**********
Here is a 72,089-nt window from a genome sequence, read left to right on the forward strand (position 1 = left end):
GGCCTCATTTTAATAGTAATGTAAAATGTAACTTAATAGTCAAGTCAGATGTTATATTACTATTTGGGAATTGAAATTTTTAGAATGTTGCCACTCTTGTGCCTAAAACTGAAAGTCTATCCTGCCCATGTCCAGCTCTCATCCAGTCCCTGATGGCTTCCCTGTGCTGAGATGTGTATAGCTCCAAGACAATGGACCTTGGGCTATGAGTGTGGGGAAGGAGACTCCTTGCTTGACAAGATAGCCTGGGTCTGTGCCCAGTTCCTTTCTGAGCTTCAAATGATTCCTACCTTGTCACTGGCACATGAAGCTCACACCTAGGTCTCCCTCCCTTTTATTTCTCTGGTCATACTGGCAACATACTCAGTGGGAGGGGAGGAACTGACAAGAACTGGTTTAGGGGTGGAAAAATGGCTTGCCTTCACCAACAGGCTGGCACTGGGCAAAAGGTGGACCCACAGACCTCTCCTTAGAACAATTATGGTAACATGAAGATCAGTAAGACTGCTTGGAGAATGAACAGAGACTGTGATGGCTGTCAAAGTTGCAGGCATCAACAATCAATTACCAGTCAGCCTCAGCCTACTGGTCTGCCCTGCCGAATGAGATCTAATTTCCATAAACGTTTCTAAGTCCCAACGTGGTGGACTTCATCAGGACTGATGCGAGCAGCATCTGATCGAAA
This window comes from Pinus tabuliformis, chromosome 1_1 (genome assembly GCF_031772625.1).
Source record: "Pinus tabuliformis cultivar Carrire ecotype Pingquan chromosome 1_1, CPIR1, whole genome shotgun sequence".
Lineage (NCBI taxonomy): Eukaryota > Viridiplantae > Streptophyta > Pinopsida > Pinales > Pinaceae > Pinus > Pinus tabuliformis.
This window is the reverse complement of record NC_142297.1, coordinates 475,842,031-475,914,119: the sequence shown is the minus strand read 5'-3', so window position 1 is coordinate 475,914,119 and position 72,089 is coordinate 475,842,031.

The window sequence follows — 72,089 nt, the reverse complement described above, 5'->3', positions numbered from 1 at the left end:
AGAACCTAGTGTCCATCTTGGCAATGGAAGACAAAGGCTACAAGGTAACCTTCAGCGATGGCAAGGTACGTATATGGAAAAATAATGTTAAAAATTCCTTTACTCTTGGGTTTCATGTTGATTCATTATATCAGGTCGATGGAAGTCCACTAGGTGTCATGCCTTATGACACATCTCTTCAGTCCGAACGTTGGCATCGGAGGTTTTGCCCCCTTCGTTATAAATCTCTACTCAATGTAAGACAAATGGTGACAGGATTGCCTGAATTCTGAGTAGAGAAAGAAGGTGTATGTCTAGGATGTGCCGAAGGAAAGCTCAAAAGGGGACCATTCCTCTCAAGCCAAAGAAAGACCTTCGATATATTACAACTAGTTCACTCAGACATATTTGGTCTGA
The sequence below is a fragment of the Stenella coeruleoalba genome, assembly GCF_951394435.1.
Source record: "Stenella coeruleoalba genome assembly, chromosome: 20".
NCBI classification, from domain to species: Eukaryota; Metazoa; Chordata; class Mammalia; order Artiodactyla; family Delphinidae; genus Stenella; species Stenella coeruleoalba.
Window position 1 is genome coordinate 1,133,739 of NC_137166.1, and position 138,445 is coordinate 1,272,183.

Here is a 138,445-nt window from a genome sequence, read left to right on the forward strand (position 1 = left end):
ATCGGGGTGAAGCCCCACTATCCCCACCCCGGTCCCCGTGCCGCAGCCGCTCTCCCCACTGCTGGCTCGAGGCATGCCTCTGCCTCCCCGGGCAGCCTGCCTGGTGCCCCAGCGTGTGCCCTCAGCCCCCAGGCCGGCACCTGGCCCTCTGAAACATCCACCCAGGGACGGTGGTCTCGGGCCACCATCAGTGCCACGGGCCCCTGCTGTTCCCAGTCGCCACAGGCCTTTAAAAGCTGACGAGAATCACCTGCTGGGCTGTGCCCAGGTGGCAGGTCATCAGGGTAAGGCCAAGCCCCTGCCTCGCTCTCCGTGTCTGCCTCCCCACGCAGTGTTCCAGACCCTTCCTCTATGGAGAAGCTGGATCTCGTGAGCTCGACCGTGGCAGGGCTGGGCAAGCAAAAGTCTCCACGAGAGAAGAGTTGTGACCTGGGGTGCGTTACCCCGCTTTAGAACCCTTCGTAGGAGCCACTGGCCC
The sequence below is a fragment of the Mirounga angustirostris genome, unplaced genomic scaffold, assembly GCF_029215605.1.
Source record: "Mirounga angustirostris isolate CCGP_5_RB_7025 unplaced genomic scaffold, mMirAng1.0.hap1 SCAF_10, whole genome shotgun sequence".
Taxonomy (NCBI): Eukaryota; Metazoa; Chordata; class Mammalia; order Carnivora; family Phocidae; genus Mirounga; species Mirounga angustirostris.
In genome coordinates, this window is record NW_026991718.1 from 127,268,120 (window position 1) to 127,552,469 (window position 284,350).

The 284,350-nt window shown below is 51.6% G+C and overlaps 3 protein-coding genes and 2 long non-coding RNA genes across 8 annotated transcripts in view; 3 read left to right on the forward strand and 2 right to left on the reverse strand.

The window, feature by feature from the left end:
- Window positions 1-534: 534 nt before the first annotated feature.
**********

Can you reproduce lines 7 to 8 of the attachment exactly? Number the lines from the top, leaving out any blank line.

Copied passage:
The window sequence follows — 72,089 nt, the reverse complement described above, 5'->3', positions numbered from 1 at the left end:
AGAACCTAGTGTCCATCTTGGCAATGGAAGACAAAGGCTACAAGGTAACCTTCAGCGATGGCAAGGTACGTATATGGAAAAATAATGTTAAAAATTCCTTTACTCTTGGGTTTCATGTTGATTCATTATATCAGGTCGATGGAAGTCCACTAGGTGTCATGCCTTATGACACATCTCTTCAGTCCGAACGTTGGCATCGGAGGTTTTGCCCCCTTCGTTATAAATCTCTACTCAATGTAAGACAAATGGTGACAGGATTGCCTGAATTCTGAGTAGAGAAAGAAGGTGTATGTCTAGGATGTGCCGAAGGAAAGCTCAAAAGGGGACCATTCCTCTCAAGCCAAAGAAAGACCTTCGATATATTACAACTAGTTCACTCAGACATATTTGGTCTGA